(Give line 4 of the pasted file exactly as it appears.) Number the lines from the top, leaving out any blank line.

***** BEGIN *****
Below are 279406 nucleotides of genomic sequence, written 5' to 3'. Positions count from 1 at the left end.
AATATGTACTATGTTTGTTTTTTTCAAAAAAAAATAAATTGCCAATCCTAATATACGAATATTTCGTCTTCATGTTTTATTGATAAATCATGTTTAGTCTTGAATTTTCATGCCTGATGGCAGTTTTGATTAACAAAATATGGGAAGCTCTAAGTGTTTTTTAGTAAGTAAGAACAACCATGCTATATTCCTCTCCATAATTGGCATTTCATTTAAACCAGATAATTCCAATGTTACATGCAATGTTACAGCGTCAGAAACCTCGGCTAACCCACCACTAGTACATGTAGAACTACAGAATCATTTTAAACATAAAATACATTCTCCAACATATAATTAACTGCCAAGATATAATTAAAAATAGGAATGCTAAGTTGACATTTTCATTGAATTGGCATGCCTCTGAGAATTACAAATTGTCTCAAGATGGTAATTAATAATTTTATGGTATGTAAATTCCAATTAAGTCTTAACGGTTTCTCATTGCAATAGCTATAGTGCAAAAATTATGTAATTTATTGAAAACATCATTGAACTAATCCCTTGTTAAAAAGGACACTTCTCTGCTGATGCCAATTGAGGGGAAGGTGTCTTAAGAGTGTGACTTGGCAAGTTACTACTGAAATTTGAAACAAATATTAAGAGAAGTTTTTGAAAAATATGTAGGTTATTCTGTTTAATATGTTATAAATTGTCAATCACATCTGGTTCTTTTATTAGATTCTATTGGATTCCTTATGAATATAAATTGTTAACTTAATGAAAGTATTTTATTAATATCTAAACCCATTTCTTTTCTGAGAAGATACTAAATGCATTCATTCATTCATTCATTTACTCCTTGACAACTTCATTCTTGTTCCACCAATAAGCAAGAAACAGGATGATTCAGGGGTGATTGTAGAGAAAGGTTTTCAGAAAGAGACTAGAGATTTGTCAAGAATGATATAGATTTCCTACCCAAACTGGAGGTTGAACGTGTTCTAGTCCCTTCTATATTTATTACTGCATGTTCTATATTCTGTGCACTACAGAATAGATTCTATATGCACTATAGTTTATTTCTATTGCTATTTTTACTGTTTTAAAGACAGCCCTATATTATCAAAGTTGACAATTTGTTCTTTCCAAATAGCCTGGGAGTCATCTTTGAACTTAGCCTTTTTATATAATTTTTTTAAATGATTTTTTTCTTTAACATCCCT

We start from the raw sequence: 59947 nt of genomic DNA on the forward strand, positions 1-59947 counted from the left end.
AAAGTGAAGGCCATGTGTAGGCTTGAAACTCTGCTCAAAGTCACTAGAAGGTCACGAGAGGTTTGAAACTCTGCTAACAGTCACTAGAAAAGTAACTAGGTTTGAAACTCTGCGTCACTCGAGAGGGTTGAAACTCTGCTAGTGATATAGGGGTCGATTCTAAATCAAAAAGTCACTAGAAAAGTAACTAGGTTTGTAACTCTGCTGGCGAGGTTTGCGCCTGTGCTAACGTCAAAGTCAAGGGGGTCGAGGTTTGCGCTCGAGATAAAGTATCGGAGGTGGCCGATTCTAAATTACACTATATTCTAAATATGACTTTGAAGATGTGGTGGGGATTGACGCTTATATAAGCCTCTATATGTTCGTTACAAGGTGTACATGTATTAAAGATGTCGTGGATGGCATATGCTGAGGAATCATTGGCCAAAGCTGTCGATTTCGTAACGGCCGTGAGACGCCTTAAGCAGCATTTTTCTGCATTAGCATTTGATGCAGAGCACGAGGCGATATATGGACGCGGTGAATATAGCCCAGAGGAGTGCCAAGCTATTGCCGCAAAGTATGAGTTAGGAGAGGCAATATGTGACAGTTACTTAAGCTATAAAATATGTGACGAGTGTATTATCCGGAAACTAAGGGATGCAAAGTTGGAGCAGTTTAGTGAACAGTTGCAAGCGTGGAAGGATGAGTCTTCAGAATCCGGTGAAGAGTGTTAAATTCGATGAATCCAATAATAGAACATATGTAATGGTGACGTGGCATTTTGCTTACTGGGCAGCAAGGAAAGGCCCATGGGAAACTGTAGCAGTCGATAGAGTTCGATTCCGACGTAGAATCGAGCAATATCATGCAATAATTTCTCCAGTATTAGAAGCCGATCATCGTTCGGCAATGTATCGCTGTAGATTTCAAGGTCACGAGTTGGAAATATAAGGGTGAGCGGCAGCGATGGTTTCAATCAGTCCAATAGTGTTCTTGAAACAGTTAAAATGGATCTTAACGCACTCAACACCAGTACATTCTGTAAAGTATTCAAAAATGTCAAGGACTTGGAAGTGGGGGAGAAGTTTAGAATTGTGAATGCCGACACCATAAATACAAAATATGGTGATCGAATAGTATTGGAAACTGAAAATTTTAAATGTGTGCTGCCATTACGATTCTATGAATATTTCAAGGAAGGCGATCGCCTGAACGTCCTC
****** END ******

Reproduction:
AAAGTGAAGGCCATGTGTAGGCTTGAAACTCTGCTCAAAGTCACTAGAAGGTCACGAGAGGTTTGAAACTCTGCTAACAGTCACTAGAAAAGTAACTAGGTTTGAAACTCTGCGTCACTCGAGAGGGTTGAAACTCTGCTAGTGATATAGGGGTCGATTCTAAATCAAAAAGTCACTAGAAAAGTAACTAGGTTTGTAACTCTGCTGGCGAGGTTTGCGCCTGTGCTAACGTCAAAGTCAAGGGGGTCGAGGTTTGCGCTCGAGATAAAGTATCGGAGGTGGCCGATTCTAAATTACACTATATTCTAAATATGACTTTGAAGATGTGGTGGGGATTGACGCTTATATAAGCCTCTATATGTTCGTTACAAGGTGTACATGTATTAAAGATGTCGTGGATGGCATATGCTGAGGAATCATTGGCCAAAGCTGTCGATTTCGTAACGGCCGTGAGACGCCTTAAGCAGCATTTTTCTGCATTAGCATTTGATGCAGAGCACGAGGCGATATATGGACGCGGTGAATATAGCCCAGAGGAGTGCCAAGCTATTGCCGCAAAGTATGAGTTAGGAGAGGCAATATGTGACAGTTACTTAAGCTATAAAATATGTGACGAGTGTATTATCCGGAAACTAAGGGATGCAAAGTTGGAGCAGTTTAGTGAACAGTTGCAAGCGTGGAAGGATGAGTCTTCAGAATCCGGTGAAGAGTGTTAAATTCGATGAATCCAATAATAGAACATATGTAATGGTGACGTGGCATTTTGCTTACTGGGCAGCAAGGAAAGGCCCATGGGAAACTGTAGCAGTCGATAGAGTTCGATTCCGACGTAGAATCGAGCAATATCATGCAATAATTTCTCCAGTATTAGAAGCCGATCATCGTTCGGCAATGTATCGCTGTAGATTTCAAGGTCACGAGTTGGAAATATAAGGGTGAGCGGCAGCGATGGTTTCAATCAGTCCAATAGTGTTCTTGAAACAGTTAAAATGGATCTTAACGCACTCAACACCAGTACATTCTGTAAAGTATTCAAAAATGTCAAGGACTTGGAAGTGGGGGAGAAGTTTAGAATTGTGAATGCCGACACCATAAATACAAAATATGGTGATCGAATAGTATTGGAAACTGAAAATTTTAAATGTGTGCTGCCATTACGATTCTATGAATATTTCAAGGAAGGCGATCGCCTGAACGTCCTC